Continuous Integration vs Continuous Delivery vs Continuous Deployment

Continuous Integration is a term/buzzword that seems to have a clear understanding.  Continuous Delivery and Continuous Deployment on the other hand, seem to get incorrectly interchanged.

Continuous Integration

Continuously integrate changes into source control in order to test changes through automated builds and unit tests.  This provides developers with early warnings of broken code/merges and allows them to fix problems continuously.

Continuous Delivery

Some have the opinion that continuous delivery is when you deliver to a user base, such as UAT or QA.  I personally disagree.  Continuous delivery is about making sure your software is always production ready.

via Jez Humble (The guy who wrote the book… literally)

In the world of continuous delivery, developers aren’t done with a feature when they hand some code over to testers, or when the feature is “QA passed”. They are done when it is working in production.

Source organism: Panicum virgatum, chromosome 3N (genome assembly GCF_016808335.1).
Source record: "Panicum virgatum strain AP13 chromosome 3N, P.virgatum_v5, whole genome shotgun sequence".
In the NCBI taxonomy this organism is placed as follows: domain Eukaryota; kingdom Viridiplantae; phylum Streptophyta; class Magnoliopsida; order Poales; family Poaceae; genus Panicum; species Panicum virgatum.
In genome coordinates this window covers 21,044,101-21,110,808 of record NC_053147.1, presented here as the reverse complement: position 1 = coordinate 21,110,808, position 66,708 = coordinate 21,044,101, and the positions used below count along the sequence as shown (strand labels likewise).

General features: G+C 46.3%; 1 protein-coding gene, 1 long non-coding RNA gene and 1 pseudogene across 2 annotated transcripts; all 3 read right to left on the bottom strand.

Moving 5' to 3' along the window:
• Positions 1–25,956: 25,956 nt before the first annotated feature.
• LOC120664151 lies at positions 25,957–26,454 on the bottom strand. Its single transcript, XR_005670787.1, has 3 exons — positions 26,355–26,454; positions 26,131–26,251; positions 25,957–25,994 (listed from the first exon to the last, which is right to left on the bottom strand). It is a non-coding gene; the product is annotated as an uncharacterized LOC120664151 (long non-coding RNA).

There could be situations or reasons why you might not want or cannot deploy every good build to production.  However the idea is that every build could be released to production.

This implies continuous integration and higher level of automated testing.  It also allows Dev Ops and others outside of the development life cycle the ability to determine when to deploy to production.

Continuous Deployment

This takes continuous delivery one step further by automating deployment to a production environment.  This implies continuous integration and continuous delivery.

SQL Server Transaction Log File (LDF) Misconception

A common misconception is that setting the recovery model to simple will cause SQL Server not to use the transaction log file (LDF), preventing it from growing to an abnormal size.

In fact, the simple recovery model will still use the transaction log when performing transactions, however it will reclaims log space to keep space requirements small.

The actual file size will not be reduced by reclaiming space.  Same as performing a transactional backup will not reduce the actual file size.

This is important becase if you have a long running transaction that is performing many insert/update/delete statements, the transaction log file could grow (depending on settings) to a very large size.  Once it has grown, it will stay that size until you shrink the log file.